Computational psychiatry allows researchers to isolate specific mechanisms that determine behavior, bridging the gap between pathophysiology and psychopathology. However, there are several hurdles in transitioning the tools from the lab to the clinic.

Barch’s research will test the idea that computational metrics have enhanced validity and sensitivity relative to standard performance metrics in key psychiatric and nonpsychiatric populations. It also will establish and optimize the psychometrics of the computational metrics so they can be used to develop treatments and in longitudinal and genetic studies.

Patricia Weisensee, assistant professor of mechanical engineering and materials science at the McKelvey School of Engineering, has received a $330,221 grant from the National Science Foundation to study dropwise condensation and its effects on heat transfer.

Lubricant-infused surfaces (LIS), which consist of a microporous surface infused with a thin oil layer, promote dropwise condensation, which leads to smaller and more efficient energy and water harvesting than film condensation. However, the widespread implementation of LIS in commercial applications is limited due to an incomplete understanding of droplet-lubricant interactions, droplet nucleation and growth, and lubricant drainage.

Weisensee’s project aims to elucidate these dynamics and study their influence on condensation heat transfer rates. Furthermore, the project will foster interest in science and help overcome barriers for women and underrepresented minorities interested in engineering via outreach programs at a local all-girls middle school and summer research internships for talented high school students.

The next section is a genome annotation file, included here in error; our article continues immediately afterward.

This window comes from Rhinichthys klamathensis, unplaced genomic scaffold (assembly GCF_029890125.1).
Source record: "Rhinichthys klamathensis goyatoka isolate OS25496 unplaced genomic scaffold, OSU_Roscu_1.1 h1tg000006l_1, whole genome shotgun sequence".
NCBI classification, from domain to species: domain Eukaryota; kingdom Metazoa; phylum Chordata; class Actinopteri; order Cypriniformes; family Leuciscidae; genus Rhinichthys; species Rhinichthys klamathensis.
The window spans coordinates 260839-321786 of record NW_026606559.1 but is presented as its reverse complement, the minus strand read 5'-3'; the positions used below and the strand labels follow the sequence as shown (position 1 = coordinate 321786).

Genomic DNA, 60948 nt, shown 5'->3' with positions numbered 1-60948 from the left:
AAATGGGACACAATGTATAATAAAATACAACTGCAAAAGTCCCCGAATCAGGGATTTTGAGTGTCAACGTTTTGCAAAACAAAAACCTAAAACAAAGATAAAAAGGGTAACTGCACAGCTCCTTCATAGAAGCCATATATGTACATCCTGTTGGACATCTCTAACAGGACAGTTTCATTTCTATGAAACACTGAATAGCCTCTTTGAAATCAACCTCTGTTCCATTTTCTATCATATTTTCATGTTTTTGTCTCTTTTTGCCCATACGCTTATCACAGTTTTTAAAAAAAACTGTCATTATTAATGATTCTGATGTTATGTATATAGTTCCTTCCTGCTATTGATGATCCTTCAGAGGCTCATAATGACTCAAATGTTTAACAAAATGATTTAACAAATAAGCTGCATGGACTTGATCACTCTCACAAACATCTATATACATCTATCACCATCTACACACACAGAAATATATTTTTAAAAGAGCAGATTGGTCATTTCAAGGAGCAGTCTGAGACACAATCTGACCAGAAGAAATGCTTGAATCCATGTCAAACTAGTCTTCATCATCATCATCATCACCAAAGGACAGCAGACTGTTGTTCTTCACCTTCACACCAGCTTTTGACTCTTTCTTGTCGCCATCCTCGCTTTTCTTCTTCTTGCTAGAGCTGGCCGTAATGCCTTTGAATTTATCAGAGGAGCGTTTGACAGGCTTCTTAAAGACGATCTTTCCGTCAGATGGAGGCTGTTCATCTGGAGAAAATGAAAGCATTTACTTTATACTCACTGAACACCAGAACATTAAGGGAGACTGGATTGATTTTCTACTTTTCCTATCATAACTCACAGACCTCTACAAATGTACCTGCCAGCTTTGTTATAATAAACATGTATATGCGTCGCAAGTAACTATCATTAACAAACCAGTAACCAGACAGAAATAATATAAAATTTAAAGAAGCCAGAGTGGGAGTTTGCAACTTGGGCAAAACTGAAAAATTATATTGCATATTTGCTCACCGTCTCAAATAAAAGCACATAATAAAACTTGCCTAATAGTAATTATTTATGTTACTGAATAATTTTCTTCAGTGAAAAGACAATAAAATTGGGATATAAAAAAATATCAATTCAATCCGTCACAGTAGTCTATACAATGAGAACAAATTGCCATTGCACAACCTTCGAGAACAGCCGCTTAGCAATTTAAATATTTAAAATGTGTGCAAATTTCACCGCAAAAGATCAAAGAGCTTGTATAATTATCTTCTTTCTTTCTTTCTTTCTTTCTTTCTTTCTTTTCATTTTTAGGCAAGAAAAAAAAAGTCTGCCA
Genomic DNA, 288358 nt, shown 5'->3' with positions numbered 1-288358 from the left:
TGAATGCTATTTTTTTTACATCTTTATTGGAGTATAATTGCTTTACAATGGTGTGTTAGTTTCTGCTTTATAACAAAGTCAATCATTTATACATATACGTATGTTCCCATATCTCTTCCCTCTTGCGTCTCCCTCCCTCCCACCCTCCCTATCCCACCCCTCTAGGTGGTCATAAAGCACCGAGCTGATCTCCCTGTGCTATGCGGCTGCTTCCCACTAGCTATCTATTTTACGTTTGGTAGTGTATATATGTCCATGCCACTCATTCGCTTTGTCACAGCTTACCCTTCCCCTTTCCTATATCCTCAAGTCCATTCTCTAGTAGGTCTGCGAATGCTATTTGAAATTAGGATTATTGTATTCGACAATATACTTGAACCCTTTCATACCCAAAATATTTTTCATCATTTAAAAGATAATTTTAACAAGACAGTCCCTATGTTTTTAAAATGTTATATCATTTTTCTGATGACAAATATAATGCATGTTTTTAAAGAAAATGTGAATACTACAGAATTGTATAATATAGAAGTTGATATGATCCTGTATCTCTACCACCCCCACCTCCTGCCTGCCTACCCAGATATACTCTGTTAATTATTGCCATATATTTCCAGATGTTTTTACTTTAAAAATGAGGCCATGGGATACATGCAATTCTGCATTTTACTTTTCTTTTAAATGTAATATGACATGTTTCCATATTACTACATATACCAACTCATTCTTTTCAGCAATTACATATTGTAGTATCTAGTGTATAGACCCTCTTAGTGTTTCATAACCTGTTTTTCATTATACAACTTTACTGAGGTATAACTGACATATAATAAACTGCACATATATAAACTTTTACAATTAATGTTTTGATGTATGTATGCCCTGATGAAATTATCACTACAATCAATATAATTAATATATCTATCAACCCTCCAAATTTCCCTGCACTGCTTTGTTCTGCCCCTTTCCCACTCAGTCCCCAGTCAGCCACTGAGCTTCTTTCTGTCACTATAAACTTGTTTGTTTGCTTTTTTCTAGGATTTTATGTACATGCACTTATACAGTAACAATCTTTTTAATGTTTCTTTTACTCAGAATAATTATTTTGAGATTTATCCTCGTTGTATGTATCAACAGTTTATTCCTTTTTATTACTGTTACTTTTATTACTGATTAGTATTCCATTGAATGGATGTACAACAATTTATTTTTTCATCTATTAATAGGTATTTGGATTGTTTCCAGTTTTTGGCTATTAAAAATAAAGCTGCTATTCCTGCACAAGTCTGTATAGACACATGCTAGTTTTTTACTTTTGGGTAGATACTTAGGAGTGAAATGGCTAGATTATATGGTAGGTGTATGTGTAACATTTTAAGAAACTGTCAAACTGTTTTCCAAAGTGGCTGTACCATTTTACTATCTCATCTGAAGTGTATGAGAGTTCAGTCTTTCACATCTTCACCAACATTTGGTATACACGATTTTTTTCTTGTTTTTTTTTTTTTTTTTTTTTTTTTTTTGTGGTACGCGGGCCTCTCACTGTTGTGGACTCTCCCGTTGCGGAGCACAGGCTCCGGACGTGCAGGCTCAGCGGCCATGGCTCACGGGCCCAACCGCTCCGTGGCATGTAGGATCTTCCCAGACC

The U.S. Department of Energy has awarded Jian Wang, professor of energy, environmental and chemical engineering at the McKelvey School of Engineering, more than $685,000 to study aerosols (also known as particulates) in the marine boundary layer over the eastern North Atlantic Ocean.

Results from the research will be used to evaluate and improve the capability of the Department of Energy’s Energy Exascale Earth System Model (E3SM), an Earth modeling, simulation and prediction project.

The grant from the Department of Energy’s Biological and Environmental Research program also will help develop a predictive understanding of key aerosol processes and the influences of those processes on the cloud condensation nuclei (also called cloud seeds) in the marine boundary layer, the part of the atmosphere that is in direct contact with the ocean.

Researchers from the McKelvey School of Engineering want to know if they can use nanotechnology to control neurons and parse the relationship between neural activity and behavior and disease. Srikanth Singamaneni and Barani Raman will combine their expertise in the research, for which they have received a four-year, $678,000 grant from the Air Force Office of Scientific Research. Read more from the engineering site.

Thorold Theunissen, assistant professor of developmental biology, Kristen Kroll, associate professor of developmental biology, and Lilianna Solnica-Krezel, the Alan A. and Edith L. Wolff Distinguished Professor and head of developmental biology, all at the School of Medicine, have received a three-year, $1.04 million grant from the Children’s Discovery Institute for their project titled “Establishing novel stem cell platforms to model developmental disorders in children.”

Simon Yue-Cheong Tang, assistant professor of orthopedic surgery at the School of Medicine and of biomedical and mechanical engineering at the McKelvey School of Engineering, received a five-year, $1.7 million grant from the National Institutes of Health (NIH) for research titled “The role of physiologic and pathologic AGEs on RAGE signaling in IVD degeneration.” The findings could help advance the mechanistic link between diabetes and low back pain. Read more on the NIH website.

Brendan Juba, a researcher at the McKelvey School of Engineering, is working to improve the way autonomous vehicles make decisions and the way they relay that information. The work is funded by a three-year, $419,877 National Science Foundation grant. Juba is collaborating with Roni Stern at Ben-Gurion University. Read more here.